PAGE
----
To stop making to do lists, and instead make 'done' lists. I burned out and I'd make extensive lists of things I had to to, because I thought 'every time I cross something off that list, I will feel accomplished'. The problem was, I always overestimated what I was going to do so I ended up only doing a few things, and the half crossed list would make me feel unaccomplished. When I was halfway through the list, i'd think 'uuuuugh, I've done so much already and I'm still not done!'. Now, at the end of every day, I make a list of the things I've done. I still keep track of what's been going on, but I feel more accomplished. On some days I feel like I haven't been productive, but then I write down what I did that day and I realized it wasn't half bad.
Talk Less, Smile MoreGiphy
The best thing I learned from my therapist wasn't anything she said, but how she acted. Never interrupted. Waited until I finished talking, and a good five seconds afterward to see if I thought up more to say. Usually she'd answer with a question, asking for clarification about one thing or another. When she gave advice, it was usually in the form, "I wonder if..." or "Have you heard of..."
Active listening is so powerful. It helps people come up with their own solutions, and think through their own problems. I never realized how much I interrupted people in conversation. It's not that I didn't listen to what they said before, but I kept trying to understand it at a glance, and offer my input immediately. Keeping quiet and just trying to understand has led to some great conversations with people.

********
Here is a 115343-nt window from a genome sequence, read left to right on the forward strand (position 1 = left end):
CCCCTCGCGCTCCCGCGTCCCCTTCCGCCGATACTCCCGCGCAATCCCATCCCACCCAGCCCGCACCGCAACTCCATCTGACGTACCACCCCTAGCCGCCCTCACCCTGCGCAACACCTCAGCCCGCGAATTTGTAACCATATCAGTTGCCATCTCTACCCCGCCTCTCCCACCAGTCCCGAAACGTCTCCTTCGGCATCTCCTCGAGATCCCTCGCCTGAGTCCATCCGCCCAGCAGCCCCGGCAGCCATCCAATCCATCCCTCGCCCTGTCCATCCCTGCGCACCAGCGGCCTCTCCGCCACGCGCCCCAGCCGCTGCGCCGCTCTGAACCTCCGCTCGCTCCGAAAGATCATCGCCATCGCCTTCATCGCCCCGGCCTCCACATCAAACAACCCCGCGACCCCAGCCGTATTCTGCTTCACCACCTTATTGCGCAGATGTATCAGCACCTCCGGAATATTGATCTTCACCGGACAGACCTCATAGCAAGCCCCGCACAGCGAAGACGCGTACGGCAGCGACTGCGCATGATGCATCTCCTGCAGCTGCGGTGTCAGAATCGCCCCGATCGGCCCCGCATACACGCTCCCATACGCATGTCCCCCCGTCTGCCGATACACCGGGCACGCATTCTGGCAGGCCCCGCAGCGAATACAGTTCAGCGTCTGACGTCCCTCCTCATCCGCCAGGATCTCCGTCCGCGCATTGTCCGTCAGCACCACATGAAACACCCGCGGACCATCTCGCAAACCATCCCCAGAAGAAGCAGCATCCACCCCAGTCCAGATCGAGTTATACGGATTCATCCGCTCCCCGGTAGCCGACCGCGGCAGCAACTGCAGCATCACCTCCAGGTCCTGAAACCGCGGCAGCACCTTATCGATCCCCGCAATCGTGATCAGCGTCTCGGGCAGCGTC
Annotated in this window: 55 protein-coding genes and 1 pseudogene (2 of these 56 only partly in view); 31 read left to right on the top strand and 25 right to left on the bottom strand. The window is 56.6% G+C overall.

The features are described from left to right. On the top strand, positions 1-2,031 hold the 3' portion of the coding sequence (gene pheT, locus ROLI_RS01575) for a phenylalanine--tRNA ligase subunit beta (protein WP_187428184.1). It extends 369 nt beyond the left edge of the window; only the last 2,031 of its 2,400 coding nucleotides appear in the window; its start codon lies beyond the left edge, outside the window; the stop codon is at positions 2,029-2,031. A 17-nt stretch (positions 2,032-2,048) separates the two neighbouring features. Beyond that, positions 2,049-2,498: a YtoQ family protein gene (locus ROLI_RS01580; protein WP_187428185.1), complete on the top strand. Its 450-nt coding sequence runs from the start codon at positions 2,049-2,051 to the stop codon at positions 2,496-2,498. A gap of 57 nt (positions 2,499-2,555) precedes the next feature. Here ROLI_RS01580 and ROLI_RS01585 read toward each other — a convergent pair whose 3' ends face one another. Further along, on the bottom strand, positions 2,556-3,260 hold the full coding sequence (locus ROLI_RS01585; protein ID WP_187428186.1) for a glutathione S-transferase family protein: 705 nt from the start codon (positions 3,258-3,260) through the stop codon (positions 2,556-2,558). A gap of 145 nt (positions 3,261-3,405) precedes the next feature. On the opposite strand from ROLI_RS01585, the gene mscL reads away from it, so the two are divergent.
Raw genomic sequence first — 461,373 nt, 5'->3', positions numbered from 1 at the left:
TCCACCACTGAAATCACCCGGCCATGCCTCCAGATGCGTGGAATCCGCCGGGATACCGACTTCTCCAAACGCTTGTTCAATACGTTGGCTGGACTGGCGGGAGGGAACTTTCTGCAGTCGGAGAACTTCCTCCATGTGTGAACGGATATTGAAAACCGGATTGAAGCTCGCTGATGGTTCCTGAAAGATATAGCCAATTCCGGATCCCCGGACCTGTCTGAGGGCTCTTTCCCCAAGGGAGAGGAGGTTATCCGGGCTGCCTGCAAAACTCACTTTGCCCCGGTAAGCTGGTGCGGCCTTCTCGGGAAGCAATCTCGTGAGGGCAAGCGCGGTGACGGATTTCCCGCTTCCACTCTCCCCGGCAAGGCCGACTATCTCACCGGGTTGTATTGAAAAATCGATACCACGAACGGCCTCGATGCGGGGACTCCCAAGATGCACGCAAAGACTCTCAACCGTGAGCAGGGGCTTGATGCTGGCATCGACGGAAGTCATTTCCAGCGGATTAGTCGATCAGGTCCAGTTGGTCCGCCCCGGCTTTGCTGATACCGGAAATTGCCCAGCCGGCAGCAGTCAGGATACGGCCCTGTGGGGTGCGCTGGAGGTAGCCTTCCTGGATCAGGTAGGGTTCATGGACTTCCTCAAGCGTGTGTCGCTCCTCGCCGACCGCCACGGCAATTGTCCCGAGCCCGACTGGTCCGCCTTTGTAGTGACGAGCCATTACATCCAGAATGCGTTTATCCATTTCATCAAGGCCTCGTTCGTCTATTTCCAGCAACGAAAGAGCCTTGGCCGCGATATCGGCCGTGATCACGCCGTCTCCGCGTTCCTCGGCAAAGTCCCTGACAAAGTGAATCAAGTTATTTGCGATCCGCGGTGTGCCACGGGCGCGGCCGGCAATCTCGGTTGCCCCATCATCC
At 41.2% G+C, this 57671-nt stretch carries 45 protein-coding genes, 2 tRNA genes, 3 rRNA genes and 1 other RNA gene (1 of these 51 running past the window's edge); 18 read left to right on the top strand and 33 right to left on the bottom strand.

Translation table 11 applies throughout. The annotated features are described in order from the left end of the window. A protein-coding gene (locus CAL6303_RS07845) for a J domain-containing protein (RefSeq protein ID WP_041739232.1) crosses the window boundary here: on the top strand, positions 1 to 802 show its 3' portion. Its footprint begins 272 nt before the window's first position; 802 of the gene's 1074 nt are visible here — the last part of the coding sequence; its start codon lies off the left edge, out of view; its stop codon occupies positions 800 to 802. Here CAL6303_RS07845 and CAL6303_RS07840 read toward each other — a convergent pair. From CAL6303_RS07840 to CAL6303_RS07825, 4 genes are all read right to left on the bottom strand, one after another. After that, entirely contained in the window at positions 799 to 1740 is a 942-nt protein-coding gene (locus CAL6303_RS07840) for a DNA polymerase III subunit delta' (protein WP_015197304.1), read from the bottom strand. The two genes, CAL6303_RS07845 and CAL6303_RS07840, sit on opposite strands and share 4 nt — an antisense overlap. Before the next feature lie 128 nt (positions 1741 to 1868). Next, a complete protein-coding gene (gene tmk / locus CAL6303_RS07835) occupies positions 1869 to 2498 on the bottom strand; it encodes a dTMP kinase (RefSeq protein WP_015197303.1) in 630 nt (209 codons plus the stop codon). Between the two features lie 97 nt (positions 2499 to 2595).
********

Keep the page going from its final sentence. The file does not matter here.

Take That Stand, Bye Bye Narcissus
Not moving back into an abusive family environment. It proved to me I could take care of myself.
Back story: I wanted to move out anyways, but after dating someone over two years it just seemed silly not to move in with your long term partner.
Initially my ex was quite smug with a feeling he had helped "save" me from my family. Basically, I found out too late after the break up my ex was covert narcissist. He planned the break up months ahead of time. He made an effort to break up when he knew I would be financially strained. He wanted me to move back in with my family, that he knew all along was abusive. It was no mistake because before we even moved in I told him, "April might be a tough month, as all my bills are due" and picked a few days right after I paid all said bills. I had almost nothing.
I was traumatized simultaneously by the break up and the idea I'd have to move back in with my family. I had less than $100 to my name at the time. I felt f**ked. If you know what narcissists do.... they plan this sh*t. This was no mistake. He knew my thought process would be to assume I'd have to go back home. After I shared all this with my therapist she firmly said, "You're not moving back in with your family" and lo and behold, shared her wisdom and encouragement.